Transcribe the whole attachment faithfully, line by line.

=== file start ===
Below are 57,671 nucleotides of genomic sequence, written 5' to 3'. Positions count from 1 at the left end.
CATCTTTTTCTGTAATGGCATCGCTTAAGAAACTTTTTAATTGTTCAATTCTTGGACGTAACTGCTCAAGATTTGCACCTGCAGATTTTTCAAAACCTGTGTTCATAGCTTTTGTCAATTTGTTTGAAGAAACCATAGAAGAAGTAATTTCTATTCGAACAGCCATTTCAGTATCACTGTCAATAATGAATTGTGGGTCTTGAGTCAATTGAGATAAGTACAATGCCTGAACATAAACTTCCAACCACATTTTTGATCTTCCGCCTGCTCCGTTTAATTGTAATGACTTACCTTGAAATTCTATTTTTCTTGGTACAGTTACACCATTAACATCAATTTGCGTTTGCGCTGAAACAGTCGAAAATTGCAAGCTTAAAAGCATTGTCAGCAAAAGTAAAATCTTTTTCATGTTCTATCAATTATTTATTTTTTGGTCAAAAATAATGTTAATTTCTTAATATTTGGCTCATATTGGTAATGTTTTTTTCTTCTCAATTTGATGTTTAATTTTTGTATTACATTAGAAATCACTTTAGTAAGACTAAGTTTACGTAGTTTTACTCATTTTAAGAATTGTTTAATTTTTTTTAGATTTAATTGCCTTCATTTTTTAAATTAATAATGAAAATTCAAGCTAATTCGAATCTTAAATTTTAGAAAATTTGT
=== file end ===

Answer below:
Below are 57,671 nucleotides of genomic sequence, written 5' to 3'. Positions count from 1 at the left end.
CATCTTTTTCTGTAATGGCATCGCTTAAGAAACTTTTTAATTGTTCAATTCTTGGACGTAACTGCTCAAGATTTGCACCTGCAGATTTTTCAAAACCTGTGTTCATAGCTTTTGTCAATTTGTTTGAAGAAACCATAGAAGAAGTAATTTCTATTCGAACAGCCATTTCAGTATCACTGTCAATAATGAATTGTGGGTCTTGAGTCAATTGAGATAAGTACAATGCCTGAACATAAACTTCCAACCACATTTTTGATCTTCCGCCTGCTCCGTTTAATTGTAATGACTTACCTTGAAATTCTATTTTTCTTGGTACAGTTACACCATTAACATCAATTTGCGTTTGCGCTGAAACAGTCGAAAATTGCAAGCTTAAAAGCATTGTCAGCAAAAGTAAAATCTTTTTCATGTTCTATCAATTATTTATTTTTTGGTCAAAAATAATGTTAATTTCTTAATATTTGGCTCATATTGGTAATGTTTTTTTCTTCTCAATTTGATGTTTAATTTTTGTATTACATTAGAAATCACTTTAGTAAGACTAAGTTTACGTAGTTTTACTCATTTTAAGAATTGTTTAATTTTTTTTAGATTTAATTGCCTTCATTTTTTAAATTAATAATGAAAATTCAAGCTAATTCGAATCTTAAATTTTAGAAAATTTGT